Mark passed the final interview at the end of September and has now been confirmed as a Chartered Safety and Health Professional. This enables him to prove to his clients and colleagues that he can offer professional and valuable services in the field of Health and Safety and Risk Management, and he is looking forward to being able to further develop this field for both the RWAF Management Team and his colleagues and employers outside the Charity.

Rabbit Awareness Action Group (RAAG)

The Rabbit Awareness Action Group (RAAG) is a trusted voice for rabbit welfare, which draws on the combined knowledge of a coalition of experts who have, for more than 15 years, campaigned effectively through Rabbit Awareness Week (RAW) to improve the lives of pet rabbits.

The formation of RAAG reflects the need to establish an ongoing dialogue that ensures rabbit welfare remains high on the agenda year-round. Members of RAAG are committed to raising awareness of rabbits’ five key welfare needs, particularly in light of the Good Practice Code for the Welfare of Rabbits in England by the All-Parliamentary Group for Animal Welfare.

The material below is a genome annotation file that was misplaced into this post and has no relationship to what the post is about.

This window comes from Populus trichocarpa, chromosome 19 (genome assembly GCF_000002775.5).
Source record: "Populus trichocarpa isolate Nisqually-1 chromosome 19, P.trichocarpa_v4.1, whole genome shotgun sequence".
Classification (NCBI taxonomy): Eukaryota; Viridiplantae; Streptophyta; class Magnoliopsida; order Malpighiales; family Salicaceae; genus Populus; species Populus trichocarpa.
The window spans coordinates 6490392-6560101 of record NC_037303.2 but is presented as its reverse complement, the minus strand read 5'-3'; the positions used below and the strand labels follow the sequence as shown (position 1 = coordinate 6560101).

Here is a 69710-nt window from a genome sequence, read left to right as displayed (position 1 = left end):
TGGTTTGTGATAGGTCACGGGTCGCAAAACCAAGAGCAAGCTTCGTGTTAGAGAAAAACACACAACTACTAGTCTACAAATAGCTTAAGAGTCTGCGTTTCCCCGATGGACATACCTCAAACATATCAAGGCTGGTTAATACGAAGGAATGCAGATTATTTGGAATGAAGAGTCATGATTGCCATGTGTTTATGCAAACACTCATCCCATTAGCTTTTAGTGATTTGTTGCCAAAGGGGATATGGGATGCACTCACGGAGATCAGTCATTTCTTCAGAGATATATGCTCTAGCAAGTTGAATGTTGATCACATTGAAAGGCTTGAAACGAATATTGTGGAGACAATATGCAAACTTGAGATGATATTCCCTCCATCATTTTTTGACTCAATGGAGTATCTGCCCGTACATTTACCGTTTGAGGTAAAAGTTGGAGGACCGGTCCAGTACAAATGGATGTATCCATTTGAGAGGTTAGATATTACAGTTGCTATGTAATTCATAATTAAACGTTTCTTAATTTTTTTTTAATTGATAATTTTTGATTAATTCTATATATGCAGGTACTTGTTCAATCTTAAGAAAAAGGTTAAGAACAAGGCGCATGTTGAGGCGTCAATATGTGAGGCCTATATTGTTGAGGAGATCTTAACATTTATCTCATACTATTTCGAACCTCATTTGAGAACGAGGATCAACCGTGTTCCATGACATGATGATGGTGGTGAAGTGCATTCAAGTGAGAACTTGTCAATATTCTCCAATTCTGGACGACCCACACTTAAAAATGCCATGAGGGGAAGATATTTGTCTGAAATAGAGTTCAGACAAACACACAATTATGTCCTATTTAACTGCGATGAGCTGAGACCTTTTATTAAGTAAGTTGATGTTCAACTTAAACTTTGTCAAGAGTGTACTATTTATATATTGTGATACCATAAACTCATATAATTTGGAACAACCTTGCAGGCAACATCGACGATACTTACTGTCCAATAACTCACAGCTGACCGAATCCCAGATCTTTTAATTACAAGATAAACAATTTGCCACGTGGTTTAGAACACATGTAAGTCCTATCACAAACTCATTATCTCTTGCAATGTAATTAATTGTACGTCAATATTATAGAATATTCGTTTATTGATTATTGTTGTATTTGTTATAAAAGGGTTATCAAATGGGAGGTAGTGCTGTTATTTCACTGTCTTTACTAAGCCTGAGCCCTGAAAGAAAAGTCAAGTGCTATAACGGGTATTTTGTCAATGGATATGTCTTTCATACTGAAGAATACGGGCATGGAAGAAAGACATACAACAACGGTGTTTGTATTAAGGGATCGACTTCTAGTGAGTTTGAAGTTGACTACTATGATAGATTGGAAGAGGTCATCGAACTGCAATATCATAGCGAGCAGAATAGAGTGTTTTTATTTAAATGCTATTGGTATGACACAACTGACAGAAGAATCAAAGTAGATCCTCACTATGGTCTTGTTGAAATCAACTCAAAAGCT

Recognising that rabbits are one of the UK’s most owned but least understood animals, RAAG is determined to build on the profound and positive campaigning, which 15 years of RAW has already achieved, helping to ensure that the UK’s pet rabbits are able to lead happy and healthy lives.

Who is RAAG?

RAAG brings together the expertise of the RAW partners who have successfully campaigned to improve the welfare of pet rabbits for the past 15 years.